Michael Douglas and Matt Damon as Liberace and Thorson in the new HBO movie
(all photos courtesy of HBO)
Everything you need to know about Liberace’s closet
When Liberace’s live-in boy toy Scott Thorson (they met when Thorson was just 16) wrote his tell-all Behind the Candelabra: My Life With Liberace in 1988, it was brimming with juicy revelations about what co-habitating with the legend was really like – everything from exorbitant, diamond-encrusted shopping sprees to botched plastic surgeries until the performer’s death from AIDS in 1987. With their affair immortalized in a new film starring Michael Douglas and Matt Damon to debut on HBO this Sunday (May 26), we’ve created the ultimate cheat sheet to the entertainer’s oh-so-gay life:
Diamonds, gold lame and hot pants: Liberace was one of the highest paid entertainers in the world with a net worth estimated at $115 million by the 1970s. At one point, he owned the world’s most expensive fur – a Norwegian blue shadow fox cape with a 16-foot-long train – 39 pianos and mirrored Rolls-Royces. He owned one costume covered in seashells and pearls weighing in at 200 pounds. His love for dressing up started young when Liberace would show up for “character day” at school as Yankee Doodle Dandy or Greta Garbo (complete with the wig and makeup).
Gaudy sweet home: At the height of his fame, Liberace designed and built a lavish pad complete with a piano-shaped swimming pool where the closeted entertainer hosted some of the most legendary (and scandalous) gay soirees. He and Rock Hudson even had an affair. Allegedly. And in his later years, Liberace was known to be wildly promiscuous thanks to a silicone penis implant and a passion for poppers. He even hired a quack plastic surgeon to make Thorson’s face look like a young Liberace. Thorson would remove the chin implant in 2002.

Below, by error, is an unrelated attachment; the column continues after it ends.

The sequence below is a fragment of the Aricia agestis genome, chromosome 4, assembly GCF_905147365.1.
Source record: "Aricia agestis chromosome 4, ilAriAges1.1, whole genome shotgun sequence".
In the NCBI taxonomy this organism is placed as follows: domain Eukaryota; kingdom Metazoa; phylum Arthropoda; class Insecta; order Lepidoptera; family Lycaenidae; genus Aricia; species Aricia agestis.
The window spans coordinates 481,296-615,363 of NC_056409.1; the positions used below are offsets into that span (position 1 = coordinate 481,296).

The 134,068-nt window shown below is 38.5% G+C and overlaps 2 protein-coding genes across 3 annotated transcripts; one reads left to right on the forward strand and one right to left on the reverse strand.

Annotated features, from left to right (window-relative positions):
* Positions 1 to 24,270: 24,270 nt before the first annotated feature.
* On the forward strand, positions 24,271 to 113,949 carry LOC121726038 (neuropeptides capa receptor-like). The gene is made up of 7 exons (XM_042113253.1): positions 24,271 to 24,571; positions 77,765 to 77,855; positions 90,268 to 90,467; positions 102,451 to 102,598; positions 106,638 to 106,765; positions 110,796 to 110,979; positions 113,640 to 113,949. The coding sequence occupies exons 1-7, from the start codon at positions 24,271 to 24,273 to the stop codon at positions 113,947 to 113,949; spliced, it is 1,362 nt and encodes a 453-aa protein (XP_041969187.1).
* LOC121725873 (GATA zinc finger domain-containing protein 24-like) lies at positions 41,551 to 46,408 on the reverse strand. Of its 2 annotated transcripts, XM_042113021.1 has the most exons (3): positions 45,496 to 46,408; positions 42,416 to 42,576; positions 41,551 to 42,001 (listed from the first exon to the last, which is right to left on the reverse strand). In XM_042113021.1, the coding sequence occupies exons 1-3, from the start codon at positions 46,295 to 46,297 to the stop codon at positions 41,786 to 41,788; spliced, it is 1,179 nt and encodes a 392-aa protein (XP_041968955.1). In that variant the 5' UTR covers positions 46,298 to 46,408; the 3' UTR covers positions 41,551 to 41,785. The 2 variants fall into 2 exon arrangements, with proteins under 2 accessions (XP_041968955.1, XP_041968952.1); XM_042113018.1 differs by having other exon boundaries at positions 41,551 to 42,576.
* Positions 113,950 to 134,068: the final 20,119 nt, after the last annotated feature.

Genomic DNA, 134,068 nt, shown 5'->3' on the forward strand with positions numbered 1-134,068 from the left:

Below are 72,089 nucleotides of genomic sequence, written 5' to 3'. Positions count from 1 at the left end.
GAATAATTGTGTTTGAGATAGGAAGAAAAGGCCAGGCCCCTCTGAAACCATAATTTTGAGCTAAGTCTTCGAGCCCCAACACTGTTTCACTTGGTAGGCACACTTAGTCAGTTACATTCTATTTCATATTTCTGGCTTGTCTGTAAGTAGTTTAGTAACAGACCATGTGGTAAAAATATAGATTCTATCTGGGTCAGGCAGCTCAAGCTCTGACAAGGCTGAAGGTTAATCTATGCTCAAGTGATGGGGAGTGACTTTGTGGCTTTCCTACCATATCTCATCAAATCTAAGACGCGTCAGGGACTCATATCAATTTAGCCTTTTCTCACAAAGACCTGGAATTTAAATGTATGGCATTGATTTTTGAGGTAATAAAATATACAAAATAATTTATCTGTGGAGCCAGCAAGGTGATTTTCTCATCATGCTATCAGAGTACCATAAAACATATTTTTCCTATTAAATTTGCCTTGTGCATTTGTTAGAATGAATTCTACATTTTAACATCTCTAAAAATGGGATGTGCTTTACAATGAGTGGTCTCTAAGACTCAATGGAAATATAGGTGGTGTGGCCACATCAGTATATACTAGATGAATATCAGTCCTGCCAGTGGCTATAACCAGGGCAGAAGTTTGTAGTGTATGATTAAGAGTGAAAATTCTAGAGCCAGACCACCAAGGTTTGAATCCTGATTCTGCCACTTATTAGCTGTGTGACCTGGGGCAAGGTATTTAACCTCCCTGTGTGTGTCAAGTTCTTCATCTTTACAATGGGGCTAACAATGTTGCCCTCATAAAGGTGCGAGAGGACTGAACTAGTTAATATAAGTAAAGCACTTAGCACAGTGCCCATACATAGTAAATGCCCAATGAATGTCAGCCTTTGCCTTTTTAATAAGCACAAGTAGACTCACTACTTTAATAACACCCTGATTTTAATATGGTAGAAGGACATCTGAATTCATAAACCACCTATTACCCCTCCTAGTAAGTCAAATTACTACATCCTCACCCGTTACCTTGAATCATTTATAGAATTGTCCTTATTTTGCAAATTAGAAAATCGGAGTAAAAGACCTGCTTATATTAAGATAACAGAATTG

Money changes everything: Liberace never met an endorsement deal he didn’t like, whether it was promoting cars, insurance companies – or morticians. He even published Liberace Cooks, which included recipes for (what else?) “Liberace Sticky Buns.” Sadly, he also used his fame to speak out against gay rights, saying that he’s “against the practice of homosexuality because it offends conventions and society” in a 1973 press conference.
Take it to court: When a British tabloid accused Liberace of being a homosexual, referring to him as “fruit flavored,” he sued for libel and won. Later, American tabloids would also dig into Liberace’s love life, writing articles like, “Why Liberace’s Theme Song Should Be ‘Mad About the Boy.’” Later, Thorson sued the entertainer for palimony (one of the first same-sex suits of its kind) to the tune of $113 million, but only received $95,000 in a settlement (plus two cars and two dogs).
Lovely ladies: For years, Liberace received thousands of fan letters, valentines and marriage proposals each week – from women. Years after his death at the age of 67, Golden Girl Betty White admitted that she often played his beard to counter gay rumors. Even on his deathbed, the performer refused to come out, reportedly telling Thorson, “I don’t want to be remembered as an old queen who died of AIDS.” His death certificate read that he died from complications of anemia, emphysema and heart disease. But true to his life, Mr. Showmanship was buried in a wig and full makeup (with photos of his favorite dog – he had 27 of them – and his last boyfriend) next to his mother at the Forest Lawn Memorial Park in Hollywood.
Behind the Candelabra, May 26, 9 p.m. EST on HBO